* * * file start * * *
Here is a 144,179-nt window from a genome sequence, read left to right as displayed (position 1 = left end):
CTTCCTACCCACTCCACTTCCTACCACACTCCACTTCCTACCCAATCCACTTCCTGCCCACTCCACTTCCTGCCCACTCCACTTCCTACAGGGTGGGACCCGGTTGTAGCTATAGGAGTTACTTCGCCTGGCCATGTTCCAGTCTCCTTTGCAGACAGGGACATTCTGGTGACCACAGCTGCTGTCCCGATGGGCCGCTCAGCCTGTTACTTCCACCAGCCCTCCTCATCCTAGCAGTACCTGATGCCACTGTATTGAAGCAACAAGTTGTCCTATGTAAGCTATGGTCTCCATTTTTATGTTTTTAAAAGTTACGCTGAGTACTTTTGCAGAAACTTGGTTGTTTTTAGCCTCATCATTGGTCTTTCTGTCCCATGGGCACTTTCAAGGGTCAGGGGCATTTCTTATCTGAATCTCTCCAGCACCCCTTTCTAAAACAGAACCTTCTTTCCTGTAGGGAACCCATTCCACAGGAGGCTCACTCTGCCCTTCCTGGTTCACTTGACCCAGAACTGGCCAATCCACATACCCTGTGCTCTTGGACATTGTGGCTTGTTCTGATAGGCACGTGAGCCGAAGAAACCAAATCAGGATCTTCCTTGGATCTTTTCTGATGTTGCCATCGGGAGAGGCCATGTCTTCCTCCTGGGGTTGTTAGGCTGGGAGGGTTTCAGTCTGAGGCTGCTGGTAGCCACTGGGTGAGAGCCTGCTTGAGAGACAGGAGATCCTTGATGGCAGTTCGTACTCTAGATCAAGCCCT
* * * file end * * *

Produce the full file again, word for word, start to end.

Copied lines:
Here is a 144,179-nt window from a genome sequence, read left to right as displayed (position 1 = left end):
CTTCCTACCCACTCCACTTCCTACCACACTCCACTTCCTACCCAATCCACTTCCTGCCCACTCCACTTCCTGCCCACTCCACTTCCTACAGGGTGGGACCCGGTTGTAGCTATAGGAGTTACTTCGCCTGGCCATGTTCCAGTCTCCTTTGCAGACAGGGACATTCTGGTGACCACAGCTGCTGTCCCGATGGGCCGCTCAGCCTGTTACTTCCACCAGCCCTCCTCATCCTAGCAGTACCTGATGCCACTGTATTGAAGCAACAAGTTGTCCTATGTAAGCTATGGTCTCCATTTTTATGTTTTTAAAAGTTACGCTGAGTACTTTTGCAGAAACTTGGTTGTTTTTAGCCTCATCATTGGTCTTTCTGTCCCATGGGCACTTTCAAGGGTCAGGGGCATTTCTTATCTGAATCTCTCCAGCACCCCTTTCTAAAACAGAACCTTCTTTCCTGTAGGGAACCCATTCCACAGGAGGCTCACTCTGCCCTTCCTGGTTCACTTGACCCAGAACTGGCCAATCCACATACCCTGTGCTCTTGGACATTGTGGCTTGTTCTGATAGGCACGTGAGCCGAAGAAACCAAATCAGGATCTTCCTTGGATCTTTTCTGATGTTGCCATCGGGAGAGGCCATGTCTTCCTCCTGGGGTTGTTAGGCTGGGAGGGTTTCAGTCTGAGGCTGCTGGTAGCCACTGGGTGAGAGCCTGCTTGAGAGACAGGAGATCCTTGATGGCAGTTCGTACTCTAGATCAAGCCCT